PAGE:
> and glibc, to meet GCC's needs.  Separately, Joseph volunteered to
> deal with converting the gcc-www repository to git and dealing with
> those hooks.
>
> I expect that Joel's hooks should work fine for gcc-www with minimal
> changes, but that the main GCC repository will need more work for
> bugzilla integration.
>
> The GCC SVN hooks initially look like pretty vanilla SVN hooks using
> svnmailer (http://opensource.perlig.de/svnmailer/); the customized
> part of the svnmailer.conf is just
>
> [libstdcxx]
> for_paths = .*(libstdc..-v3)/.*
> to_addr = [hidden email]
>
> [java]
> for_paths = .*(boehm-gc|fastjar|gcjx|gcc/java|libffi|libjava|zlib)/.*
> to_addr = [hidden email]
>
> [gccdefault]
> to_addr = [hidden email]
> bugzilla_to_addr = [hidden email]
>
> Pretty short...but the last line relies on Daniel's custom
> bugzilla/svnmailer integration (attached below), and it looks like
> Joel's hooks don't have anything comparable.  Any thoughts about
> adjusting Daniel's bugzilla.py vs. pulling in something like
> http://www.theoldmonk.net/gitzilla/ ?
Looking at the configuration file, I believe the git-hooks
should have most, if not all, of the features that would be needed for
the GCC repository. In particular, there is already a way to relay
commits to third-party tools via calling of a script; GDB uses that
to interface with their Bugzilla database.

But before I say more I should point to the documentation which,
for historical reasons, is available on the GDB wiki rather than
the git-hooks GitHub repository. I will fix that, but in the meantime:

    https://sourceware.org/gdb/wiki/GitHooksUsersGuide

I'm attaching a file called project.config, which shows the current
configuration for the GDB repository, as it is might be a good
starting point for GCC's configuration.

Of interest:

  * We can see that "hooks.mailinglist" is pointing to a script.
    The purpose of that script is to determine, based on which files
    changed, which mailinglists should the commit email be sent to.

  * There is a hooks.style_checker line. Currently, GDB points to
    a script which does nothing. If GCC has some scripts they want
    to be run to validate the contents of a file, this is where
    this can be done. There is no mechanism, really, to say "don't
    run the style_checker", but it's easy to just pass a null
    style_checker as done by GDB.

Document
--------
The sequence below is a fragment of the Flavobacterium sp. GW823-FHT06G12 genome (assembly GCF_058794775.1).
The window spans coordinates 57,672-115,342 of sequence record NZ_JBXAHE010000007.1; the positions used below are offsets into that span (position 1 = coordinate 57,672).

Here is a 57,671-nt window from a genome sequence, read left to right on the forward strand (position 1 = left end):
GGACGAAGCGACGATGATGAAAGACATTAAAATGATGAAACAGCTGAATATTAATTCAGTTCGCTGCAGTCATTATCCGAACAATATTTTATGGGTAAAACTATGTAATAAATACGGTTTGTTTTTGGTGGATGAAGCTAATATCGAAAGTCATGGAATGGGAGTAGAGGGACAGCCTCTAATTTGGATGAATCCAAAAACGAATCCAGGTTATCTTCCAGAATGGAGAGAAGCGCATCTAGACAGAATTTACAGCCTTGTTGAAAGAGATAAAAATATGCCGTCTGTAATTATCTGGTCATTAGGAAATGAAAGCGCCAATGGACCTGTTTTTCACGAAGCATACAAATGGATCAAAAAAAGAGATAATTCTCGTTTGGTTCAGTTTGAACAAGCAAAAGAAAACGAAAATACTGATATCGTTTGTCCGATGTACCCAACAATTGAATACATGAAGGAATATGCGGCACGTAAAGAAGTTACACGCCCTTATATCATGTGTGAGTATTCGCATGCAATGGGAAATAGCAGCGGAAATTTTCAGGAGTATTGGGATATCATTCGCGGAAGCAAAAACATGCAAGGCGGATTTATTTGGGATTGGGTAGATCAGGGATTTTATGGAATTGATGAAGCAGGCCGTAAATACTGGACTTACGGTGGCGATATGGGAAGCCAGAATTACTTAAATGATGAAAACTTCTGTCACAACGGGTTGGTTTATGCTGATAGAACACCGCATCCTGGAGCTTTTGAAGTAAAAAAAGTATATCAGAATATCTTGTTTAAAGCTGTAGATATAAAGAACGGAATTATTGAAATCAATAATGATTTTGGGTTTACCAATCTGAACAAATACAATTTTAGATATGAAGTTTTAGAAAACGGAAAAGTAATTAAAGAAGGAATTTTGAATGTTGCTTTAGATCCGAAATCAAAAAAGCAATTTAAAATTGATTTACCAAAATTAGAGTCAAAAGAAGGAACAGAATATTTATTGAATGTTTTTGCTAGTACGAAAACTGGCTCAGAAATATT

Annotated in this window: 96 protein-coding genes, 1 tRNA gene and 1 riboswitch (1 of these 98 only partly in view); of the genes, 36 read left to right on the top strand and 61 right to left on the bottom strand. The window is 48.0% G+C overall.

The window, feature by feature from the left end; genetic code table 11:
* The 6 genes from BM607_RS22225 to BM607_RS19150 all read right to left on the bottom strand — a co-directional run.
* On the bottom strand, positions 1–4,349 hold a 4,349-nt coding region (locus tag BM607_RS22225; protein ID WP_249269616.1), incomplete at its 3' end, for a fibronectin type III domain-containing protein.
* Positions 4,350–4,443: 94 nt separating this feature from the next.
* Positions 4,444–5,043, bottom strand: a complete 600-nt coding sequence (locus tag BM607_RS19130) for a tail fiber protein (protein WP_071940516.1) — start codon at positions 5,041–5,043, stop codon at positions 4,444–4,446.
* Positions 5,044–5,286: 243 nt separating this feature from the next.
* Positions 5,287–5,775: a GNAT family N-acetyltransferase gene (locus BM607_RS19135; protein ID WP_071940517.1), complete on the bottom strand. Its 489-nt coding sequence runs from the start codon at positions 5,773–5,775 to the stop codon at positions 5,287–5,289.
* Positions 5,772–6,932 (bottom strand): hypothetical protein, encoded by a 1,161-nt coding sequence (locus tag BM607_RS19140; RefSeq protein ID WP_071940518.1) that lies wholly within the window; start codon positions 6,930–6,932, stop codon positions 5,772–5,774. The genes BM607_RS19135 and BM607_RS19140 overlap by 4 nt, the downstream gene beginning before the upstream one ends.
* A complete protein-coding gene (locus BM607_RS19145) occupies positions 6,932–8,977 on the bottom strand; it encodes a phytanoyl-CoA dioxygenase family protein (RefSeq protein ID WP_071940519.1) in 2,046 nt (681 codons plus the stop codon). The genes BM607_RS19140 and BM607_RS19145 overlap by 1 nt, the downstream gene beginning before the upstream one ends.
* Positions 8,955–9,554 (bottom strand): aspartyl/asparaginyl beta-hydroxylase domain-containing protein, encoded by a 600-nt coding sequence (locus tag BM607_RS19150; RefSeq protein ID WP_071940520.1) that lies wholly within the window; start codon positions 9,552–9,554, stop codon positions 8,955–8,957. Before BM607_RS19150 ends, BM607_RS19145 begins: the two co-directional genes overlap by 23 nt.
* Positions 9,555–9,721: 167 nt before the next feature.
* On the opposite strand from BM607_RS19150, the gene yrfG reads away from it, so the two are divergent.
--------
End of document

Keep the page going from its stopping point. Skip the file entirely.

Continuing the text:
* For bugzilla integration, GDB uses the hooks.file-commit-cmd
    file. I'm attaching the email-to-bugzilla script, although
    I don't know how useful it will be for GCC. It predates the git-hooks
    and I just re-used it as is when we switched over to the git-hooks.

Given that, it seems like the git-hooks might be ready to support
all the needs of the GCC repository? We would need to:

  - write a script that determines the list of recipients based
    on the list of files being changed; that should be a trivial
    adaptation of the script used on the GDB side;

  - Adapt the script filing the commit with bugzilla

  - create a refs/meta/config "branch", and add the project.config
    file with the git-hooks configuration.

I can definitely help with the configuration setup phase in whatever
capacity you'd like. I would recommend people take a look at the list
of options currently available to see what kind of initial configuration
we might want to start with.

--
Joel

project.config (1K) Download Attachment
email_to.py (1K) Download Attachment
email-to-bugzilla (3K) Download Attachment
Reply | Threaded
Open this post in threaded view
|

Re: GCC Git hooks

Joel Brobecker
In reply to this post by Gerald Pfeifer
Hi Gerald,

On Mon, Sep 16, 2019 at 12:15:57AM +0800, Gerald Pfeifer wrote:

> On Sun, 15 Sep 2019, Joseph Myers wrote:
> > Apart from general review of the test conversion / conversion and hook
> > scripts, which everyone can do, I think the main thing would be to advise
> > on what needs to happen to avoid breaking the www.gnu.org copy of the site
> > and your HTML validation system for commits.
>
> I reached out to the GNU webmasters for the former.  
>
> On the latter, let's just flip the switch whenever you're ready, and I'll
> see to adjust my script within a day or two and manually perform checks
> until that's done.  (If you can create a sample e-mail notification for
> me, I'll use that to start looking into it.)

You mean the email notification sent by the hooks when a commit
gets pushed? If yes, here is an example:

https://www.sourceware.org/ml/gdb-cvs/2019-09/msg00041.html

--
Joel
Reply | Threaded
Open this post in threaded view
|

Re: GCC Git hooks

Joseph Myers
In reply to this post by Gerald Pfeifer
On Mon, 16 Sep 2019, Gerald Pfeifer wrote:

> On the latter, let's just flip the switch whenever you're ready, and I'll
> see to adjust my script within a day or two and manually perform checks
> until that's done.  (If you can create a sample e-mail notification for
> me, I'll use that to start looking into it.)

The email notifications are the part most likely to change substantially
at various points after the initial git conversion.  The post-receive hook
I sent uses post-receive-email as something easy to set up, but I fully
expect we might end up using the AdaCore hooks for the wwwdocs repository
as well as for the GCC sources, with some suitable configuration that is
mostly the same between the repositories.

I don't recommend using the emails to extract any metadata about the